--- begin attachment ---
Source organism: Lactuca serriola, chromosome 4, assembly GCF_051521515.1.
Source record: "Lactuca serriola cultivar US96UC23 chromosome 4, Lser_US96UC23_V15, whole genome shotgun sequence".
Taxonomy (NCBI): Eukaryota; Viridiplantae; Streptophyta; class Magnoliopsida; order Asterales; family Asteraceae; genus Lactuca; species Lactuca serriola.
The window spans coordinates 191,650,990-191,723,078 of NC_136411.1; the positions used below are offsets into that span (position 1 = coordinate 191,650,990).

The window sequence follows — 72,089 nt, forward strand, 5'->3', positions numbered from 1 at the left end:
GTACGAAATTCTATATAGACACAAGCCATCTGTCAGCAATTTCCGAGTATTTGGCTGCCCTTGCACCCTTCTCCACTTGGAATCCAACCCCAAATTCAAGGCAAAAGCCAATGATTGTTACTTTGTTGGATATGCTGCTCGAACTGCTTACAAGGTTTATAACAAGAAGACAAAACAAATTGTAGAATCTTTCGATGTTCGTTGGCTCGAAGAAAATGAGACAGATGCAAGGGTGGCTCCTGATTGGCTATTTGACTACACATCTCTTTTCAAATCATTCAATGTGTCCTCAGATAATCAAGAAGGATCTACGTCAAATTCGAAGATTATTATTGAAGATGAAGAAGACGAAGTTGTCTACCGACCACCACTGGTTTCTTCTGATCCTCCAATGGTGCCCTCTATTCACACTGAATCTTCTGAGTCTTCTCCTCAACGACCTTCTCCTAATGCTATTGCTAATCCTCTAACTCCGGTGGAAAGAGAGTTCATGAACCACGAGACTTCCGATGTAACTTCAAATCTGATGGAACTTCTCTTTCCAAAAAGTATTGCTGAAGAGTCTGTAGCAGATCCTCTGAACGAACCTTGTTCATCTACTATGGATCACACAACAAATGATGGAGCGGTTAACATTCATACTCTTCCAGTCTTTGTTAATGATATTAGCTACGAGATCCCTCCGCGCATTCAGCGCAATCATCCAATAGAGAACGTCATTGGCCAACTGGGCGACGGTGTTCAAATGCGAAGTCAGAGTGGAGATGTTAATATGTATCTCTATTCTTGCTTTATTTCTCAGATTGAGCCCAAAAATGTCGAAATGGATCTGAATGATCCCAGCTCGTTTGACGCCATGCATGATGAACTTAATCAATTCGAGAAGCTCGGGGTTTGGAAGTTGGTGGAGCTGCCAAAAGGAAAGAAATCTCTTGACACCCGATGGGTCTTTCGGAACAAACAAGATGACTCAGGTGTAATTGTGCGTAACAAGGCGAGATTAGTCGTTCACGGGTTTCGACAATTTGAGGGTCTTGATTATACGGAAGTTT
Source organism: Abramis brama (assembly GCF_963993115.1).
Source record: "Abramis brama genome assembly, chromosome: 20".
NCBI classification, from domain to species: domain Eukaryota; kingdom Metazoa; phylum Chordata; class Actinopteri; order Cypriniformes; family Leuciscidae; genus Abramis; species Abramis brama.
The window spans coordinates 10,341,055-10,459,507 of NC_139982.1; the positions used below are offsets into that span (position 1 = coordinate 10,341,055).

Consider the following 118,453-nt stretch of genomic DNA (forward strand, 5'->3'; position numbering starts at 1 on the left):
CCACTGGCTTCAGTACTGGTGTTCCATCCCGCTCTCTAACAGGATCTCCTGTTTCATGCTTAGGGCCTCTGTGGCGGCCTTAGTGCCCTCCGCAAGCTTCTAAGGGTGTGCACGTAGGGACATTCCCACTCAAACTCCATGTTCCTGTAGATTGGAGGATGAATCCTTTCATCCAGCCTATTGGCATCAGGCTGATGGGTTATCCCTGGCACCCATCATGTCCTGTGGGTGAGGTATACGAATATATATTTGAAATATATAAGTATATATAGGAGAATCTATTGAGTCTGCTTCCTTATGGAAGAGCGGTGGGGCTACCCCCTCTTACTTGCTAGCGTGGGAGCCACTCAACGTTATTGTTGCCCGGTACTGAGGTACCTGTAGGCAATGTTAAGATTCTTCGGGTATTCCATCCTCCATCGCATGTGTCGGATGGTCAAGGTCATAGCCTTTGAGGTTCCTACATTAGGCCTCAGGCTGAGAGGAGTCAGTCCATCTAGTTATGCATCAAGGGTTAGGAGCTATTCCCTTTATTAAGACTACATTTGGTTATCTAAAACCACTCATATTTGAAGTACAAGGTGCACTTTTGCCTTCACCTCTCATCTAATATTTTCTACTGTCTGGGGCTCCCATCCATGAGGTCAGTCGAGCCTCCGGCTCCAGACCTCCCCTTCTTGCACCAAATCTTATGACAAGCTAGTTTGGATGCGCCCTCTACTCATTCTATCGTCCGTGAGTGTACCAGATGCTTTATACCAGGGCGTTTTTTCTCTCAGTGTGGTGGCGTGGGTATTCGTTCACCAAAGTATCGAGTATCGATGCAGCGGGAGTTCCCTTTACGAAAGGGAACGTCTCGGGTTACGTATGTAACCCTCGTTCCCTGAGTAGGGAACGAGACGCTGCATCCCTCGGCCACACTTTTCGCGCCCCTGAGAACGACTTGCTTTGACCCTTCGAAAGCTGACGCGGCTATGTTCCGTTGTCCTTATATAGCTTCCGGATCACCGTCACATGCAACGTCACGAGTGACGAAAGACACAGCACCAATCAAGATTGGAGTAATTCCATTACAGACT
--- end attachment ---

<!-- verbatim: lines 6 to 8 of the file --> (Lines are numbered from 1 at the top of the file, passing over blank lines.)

GTACGAAATTCTATATAGACACAAGCCATCTGTCAGCAATTTCCGAGTATTTGGCTGCCCTTGCACCCTTCTCCACTTGGAATCCAACCCCAAATTCAAGGCAAAAGCCAATGATTGTTACTTTGTTGGATATGCTGCTCGAACTGCTTACAAGGTTTATAACAAGAAGACAAAACAAATTGTAGAATCTTTCGATGTTCGTTGGCTCGAAGAAAATGAGACAGATGCAAGGGTGGCTCCTGATTGGCTATTTGACTACACATCTCTTTTCAAATCATTCAATGTGTCCTCAGATAATCAAGAAGGATCTACGTCAAATTCGAAGATTATTATTGAAGATGAAGAAGACGAAGTTGTCTACCGACCACCACTGGTTTCTTCTGATCCTCCAATGGTGCCCTCTATTCACACTGAATCTTCTGAGTCTTCTCCTCAACGACCTTCTCCTAATGCTATTGCTAATCCTCTAACTCCGGTGGAAAGAGAGTTCATGAACCACGAGACTTCCGATGTAACTTCAAATCTGATGGAACTTCTCTTTCCAAAAAGTATTGCTGAAGAGTCTGTAGCAGATCCTCTGAACGAACCTTGTTCATCTACTATGGATCACACAACAAATGATGGAGCGGTTAACATTCATACTCTTCCAGTCTTTGTTAATGATATTAGCTACGAGATCCCTCCGCGCATTCAGCGCAATCATCCAATAGAGAACGTCATTGGCCAACTGGGCGACGGTGTTCAAATGCGAAGTCAGAGTGGAGATGTTAATATGTATCTCTATTCTTGCTTTATTTCTCAGATTGAGCCCAAAAATGTCGAAATGGATCTGAATGATCCCAGCTCGTTTGACGCCATGCATGATGAACTTAATCAATTCGAGAAGCTCGGGGTTTGGAAGTTGGTGGAGCTGCCAAAAGGAAAGAAATCTCTTGACACCCGATGGGTCTTTCGGAACAAACAAGATGACTCAGGTGTAATTGTGCGTAACAAGGCGAGATTAGTCGTTCACGGGTTTCGACAATTTGAGGGTCTTGATTATACGGAAGTTT
Source organism: Abramis brama (assembly GCF_963993115.1).
Source record: "Abramis brama genome assembly, chromosome: 20".